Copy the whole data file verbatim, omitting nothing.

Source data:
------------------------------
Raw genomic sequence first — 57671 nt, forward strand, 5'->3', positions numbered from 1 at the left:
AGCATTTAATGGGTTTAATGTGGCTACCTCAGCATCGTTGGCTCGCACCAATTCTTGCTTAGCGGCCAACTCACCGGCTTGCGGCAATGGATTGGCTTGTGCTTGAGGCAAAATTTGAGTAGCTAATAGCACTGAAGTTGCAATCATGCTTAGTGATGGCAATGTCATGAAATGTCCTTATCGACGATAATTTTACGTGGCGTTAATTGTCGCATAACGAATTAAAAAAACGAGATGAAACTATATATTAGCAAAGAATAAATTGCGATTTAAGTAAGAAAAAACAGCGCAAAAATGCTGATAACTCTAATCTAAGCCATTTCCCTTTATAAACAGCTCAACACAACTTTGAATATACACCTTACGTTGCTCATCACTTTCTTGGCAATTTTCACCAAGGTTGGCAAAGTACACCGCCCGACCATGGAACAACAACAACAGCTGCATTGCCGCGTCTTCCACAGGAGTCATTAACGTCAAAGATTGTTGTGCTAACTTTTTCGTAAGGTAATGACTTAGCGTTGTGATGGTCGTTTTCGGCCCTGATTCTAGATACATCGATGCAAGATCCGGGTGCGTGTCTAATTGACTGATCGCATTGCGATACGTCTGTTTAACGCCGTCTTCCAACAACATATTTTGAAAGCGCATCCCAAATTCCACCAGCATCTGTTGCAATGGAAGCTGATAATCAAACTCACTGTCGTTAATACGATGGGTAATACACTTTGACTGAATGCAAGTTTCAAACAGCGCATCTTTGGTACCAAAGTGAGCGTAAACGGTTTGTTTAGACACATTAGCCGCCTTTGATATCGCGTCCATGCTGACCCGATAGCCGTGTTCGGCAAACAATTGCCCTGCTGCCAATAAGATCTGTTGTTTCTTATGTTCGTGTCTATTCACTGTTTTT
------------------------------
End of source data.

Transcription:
Raw genomic sequence first — 57671 nt, forward strand, 5'->3', positions numbered from 1 at the left:
AGCATTTAATGGGTTTAATGTGGCTACCTCAGCATCGTTGGCTCGCACCAATTCTTGCTTAGCGGCCAACTCACCGGCTTGCGGCAATGGATTGGCTTGTGCTTGAGGCAAAATTTGAGTAGCTAATAGCACTGAAGTTGCAATCATGCTTAGTGATGGCAATGTCATGAAATGTCCTTATCGACGATAATTTTACGTGGCGTTAATTGTCGCATAACGAATTAAAAAAACGAGATGAAACTATATATTAGCAAAGAATAAATTGCGATTTAAGTAAGAAAAAACAGCGCAAAAATGCTGATAACTCTAATCTAAGCCATTTCCCTTTATAAACAGCTCAACACAACTTTGAATATACACCTTACGTTGCTCATCACTTTCTTGGCAATTTTCACCAAGGTTGGCAAAGTACACCGCCCGACCATGGAACAACAACAACAGCTGCATTGCCGCGTCTTCCACAGGAGTCATTAACGTCAAAGATTGTTGTGCTAACTTTTTCGTAAGGTAATGACTTAGCGTTGTGATGGTCGTTTTCGGCCCTGATTCTAGATACATCGATGCAAGATCCGGGTGCGTGTCTAATTGACTGATCGCATTGCGATACGTCTGTTTAACGCCGTCTTCCAACAACATATTTTGAAAGCGCATCCCAAATTCCACCAGCATCTGTTGCAATGGAAGCTGATAATCAAACTCACTGTCGTTAATACGATGGGTAATACACTTTGACTGAATGCAAGTTTCAAACAGCGCATCTTTGGTACCAAAGTGAGCGTAAACGGTTTGTTTAGACACATTAGCCGCCTTTGATATCGCGTCCATGCTGACCCGATAGCCGTGTTCGGCAAACAATTGCCCTGCTGCCAATAAGATCTGTTGTTTCTTATGTTCGTGTCTATTCACTGTTTTT